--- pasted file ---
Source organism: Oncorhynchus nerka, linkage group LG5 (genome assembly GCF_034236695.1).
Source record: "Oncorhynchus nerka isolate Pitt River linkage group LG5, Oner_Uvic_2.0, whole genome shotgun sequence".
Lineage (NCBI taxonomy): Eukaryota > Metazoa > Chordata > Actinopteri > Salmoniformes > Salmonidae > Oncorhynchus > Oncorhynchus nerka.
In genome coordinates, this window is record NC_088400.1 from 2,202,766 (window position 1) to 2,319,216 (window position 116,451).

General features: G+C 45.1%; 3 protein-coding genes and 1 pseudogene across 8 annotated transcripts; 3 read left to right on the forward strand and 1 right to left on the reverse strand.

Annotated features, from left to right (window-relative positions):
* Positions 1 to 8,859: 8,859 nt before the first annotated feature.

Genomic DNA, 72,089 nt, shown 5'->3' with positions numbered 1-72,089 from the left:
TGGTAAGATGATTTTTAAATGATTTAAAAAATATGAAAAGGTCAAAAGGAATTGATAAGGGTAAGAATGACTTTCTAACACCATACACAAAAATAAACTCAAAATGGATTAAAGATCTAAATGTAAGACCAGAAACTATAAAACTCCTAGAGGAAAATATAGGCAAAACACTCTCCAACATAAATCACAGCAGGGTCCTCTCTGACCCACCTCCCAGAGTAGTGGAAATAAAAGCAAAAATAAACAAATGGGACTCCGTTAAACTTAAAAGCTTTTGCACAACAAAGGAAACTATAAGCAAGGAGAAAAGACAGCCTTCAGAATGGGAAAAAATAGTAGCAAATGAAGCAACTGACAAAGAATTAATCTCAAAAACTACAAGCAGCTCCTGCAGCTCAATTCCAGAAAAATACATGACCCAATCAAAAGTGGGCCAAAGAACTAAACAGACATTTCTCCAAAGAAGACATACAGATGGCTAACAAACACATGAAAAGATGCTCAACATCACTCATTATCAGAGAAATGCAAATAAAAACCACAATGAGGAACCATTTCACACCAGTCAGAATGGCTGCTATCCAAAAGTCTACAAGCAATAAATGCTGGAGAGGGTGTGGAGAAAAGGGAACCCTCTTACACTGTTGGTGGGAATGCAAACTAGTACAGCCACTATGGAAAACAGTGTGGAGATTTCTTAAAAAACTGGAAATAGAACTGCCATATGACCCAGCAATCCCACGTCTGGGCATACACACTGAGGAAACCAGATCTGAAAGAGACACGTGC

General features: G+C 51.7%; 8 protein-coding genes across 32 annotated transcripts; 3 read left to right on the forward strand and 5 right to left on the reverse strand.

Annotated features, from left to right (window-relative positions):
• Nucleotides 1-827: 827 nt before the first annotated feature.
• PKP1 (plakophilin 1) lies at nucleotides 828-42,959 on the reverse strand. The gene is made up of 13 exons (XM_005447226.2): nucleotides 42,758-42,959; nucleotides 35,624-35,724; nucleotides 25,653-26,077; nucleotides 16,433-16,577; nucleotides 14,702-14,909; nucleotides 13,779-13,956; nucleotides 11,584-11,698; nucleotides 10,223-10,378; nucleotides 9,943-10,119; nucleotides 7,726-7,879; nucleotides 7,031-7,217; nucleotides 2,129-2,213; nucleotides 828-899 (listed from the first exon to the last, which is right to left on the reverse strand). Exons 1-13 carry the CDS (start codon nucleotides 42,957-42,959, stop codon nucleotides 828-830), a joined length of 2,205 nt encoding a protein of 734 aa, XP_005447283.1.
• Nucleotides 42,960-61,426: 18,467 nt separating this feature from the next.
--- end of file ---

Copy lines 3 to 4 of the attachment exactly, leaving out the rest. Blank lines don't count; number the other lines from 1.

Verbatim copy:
Lineage (NCBI taxonomy): Eukaryota > Metazoa > Chordata > Actinopteri > Salmoniformes > Salmonidae > Oncorhynchus > Oncorhynchus nerka.
In genome coordinates, this window is record NC_088400.1 from 2,202,766 (window position 1) to 2,319,216 (window position 116,451).